Where do you think hardware is going to be in the next 3-5 years?

It’s never been easier or better to get hardware started up. Tindie, OSHpark and crowdfunding sites make it possible to get something, at least in the prototype phase, out very quickly. We’ll see more hardware and ideas coming from unexpected places. Biohacking, medical and lots of wearables for sure. Apple (and others) are spending billions convincing everyone they need apps on their bodies at all times, so the wrist real estate market just became a lot more valuable.

“It’s possible to be a good business and a good cause.”

What advice do you have for entrepreneurs who are experiencing intense company growth?

Intense growth is panic. In every way it feels like panic—this is normal and temporary.

What is your vision for this hardware industry in the next five years? What big changes do you think will happen?

I think we’ll see embedded Linux continue to be where dev platforms move towards—Raspberry Pi & BeagleBone are good examples of that. There will be high-end, high performance, with slightly higher cost and there will be very low-cost, low-power devices for everything else.

It’s nearly your 10 year anniversary of Adafruit. If you could go back to the early days and give yourself one piece of advice, what would you tell yourself?

It’s been a journey for sure—intense hard work. I would tell myself there was, and is, a huge opportunity to help people learn and although there are many challenges and frustrations, it’s worth it and we can enrich people’s lives with the work we do and the things we share.

What advice would you give to aspiring entrepreneurs?

Publish. Every single day. Write a blog post, make a short video, tweet, take a photo of what you’re working on or making—share your insights and tell your story every day.

What’s your current state of mind?

Compiling (a kernel).

When and where were you happiest?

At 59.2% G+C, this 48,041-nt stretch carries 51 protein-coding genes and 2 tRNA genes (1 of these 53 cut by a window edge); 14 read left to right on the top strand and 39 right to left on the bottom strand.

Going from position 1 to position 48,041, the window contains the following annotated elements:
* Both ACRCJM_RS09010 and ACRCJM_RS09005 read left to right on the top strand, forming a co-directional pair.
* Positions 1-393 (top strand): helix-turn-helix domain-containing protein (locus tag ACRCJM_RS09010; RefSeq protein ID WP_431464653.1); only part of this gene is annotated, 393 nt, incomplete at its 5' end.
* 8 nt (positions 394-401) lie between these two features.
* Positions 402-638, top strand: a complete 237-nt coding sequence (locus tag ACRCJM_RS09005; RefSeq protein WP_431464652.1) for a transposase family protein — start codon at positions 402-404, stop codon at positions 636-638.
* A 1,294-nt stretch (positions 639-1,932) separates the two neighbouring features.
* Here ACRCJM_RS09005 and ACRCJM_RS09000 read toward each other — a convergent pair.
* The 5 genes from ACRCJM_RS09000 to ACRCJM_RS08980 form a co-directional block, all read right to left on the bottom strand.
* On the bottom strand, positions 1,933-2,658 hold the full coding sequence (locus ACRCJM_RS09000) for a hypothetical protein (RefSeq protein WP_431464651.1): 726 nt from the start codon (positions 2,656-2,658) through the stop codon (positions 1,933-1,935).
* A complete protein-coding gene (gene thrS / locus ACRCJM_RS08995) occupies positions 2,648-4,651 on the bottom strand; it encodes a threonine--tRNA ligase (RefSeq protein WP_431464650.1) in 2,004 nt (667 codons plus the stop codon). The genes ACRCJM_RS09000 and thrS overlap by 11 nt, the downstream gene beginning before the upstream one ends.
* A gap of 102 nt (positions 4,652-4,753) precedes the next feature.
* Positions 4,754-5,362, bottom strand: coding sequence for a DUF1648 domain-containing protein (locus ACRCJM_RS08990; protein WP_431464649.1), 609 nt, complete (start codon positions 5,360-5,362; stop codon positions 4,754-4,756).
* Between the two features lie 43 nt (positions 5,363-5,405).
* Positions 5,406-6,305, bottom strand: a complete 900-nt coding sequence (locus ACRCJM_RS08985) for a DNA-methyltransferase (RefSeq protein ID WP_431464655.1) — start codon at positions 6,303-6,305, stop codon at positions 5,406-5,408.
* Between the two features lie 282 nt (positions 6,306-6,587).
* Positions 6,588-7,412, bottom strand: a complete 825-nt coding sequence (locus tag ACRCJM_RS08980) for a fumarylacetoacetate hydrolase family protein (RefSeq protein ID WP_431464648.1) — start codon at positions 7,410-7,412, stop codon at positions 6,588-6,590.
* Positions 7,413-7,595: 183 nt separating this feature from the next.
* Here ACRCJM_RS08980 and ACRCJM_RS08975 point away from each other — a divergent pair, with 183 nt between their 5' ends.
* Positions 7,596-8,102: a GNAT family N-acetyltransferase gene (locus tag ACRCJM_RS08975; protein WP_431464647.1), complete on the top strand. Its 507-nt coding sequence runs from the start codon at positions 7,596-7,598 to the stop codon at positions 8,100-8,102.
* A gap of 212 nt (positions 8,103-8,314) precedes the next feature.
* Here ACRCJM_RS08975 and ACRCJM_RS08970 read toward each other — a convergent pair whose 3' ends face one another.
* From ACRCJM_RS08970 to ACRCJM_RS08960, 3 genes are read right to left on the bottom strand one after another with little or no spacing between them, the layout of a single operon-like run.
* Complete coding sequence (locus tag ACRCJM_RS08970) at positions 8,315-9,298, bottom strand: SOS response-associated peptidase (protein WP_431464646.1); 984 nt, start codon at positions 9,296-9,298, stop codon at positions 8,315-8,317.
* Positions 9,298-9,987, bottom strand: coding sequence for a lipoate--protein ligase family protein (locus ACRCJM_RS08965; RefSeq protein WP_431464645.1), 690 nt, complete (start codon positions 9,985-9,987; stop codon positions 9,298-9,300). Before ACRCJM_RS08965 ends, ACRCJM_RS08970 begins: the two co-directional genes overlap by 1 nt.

Sending board files for prototyping.

What do you consider your greatest achievement?

A parent emailed me and said his daughter asked, "Do boys do engineering too?" - after seeing my show ASK AN ENGINEER on Youtube.

What is your greatest fear?

Making even more mistakes and needing to resend board files again for prototyping.

Which talent would you most like to have?

I would like to learn how to skateboard.

What is your idea of misery?

Making a mistake and needing to resend board files for prototyping.

Which words or phrases do you most overuse?

"So…”

What is your greatest extravagance?

I just bought a board loader to feed boards faster into our 2 Samsung Pick and Place machines. It wasn't really needed, but it's really nice.

If you were to die and come back as another person, who would it be?

Ladyada Lovelace of course!

What do you consider the most over-rated virtue?

Waking up early.

Next Questions

Liz Salcedo, Co-Founder of Everpurse asks, “What was a time that almost made you give up and how did you get through it?”

At some point it's all the little day-to-day things running a company that drives you crazy. I hit a wall and instead of continuing to do everything myself I started to hire people who could maximize Adafruit’s potential.

A question I would ask to another founder or influencer:

What group or community would you like to see getting involved with hardware that currently isn't? And how could you accomplish this and what do you need?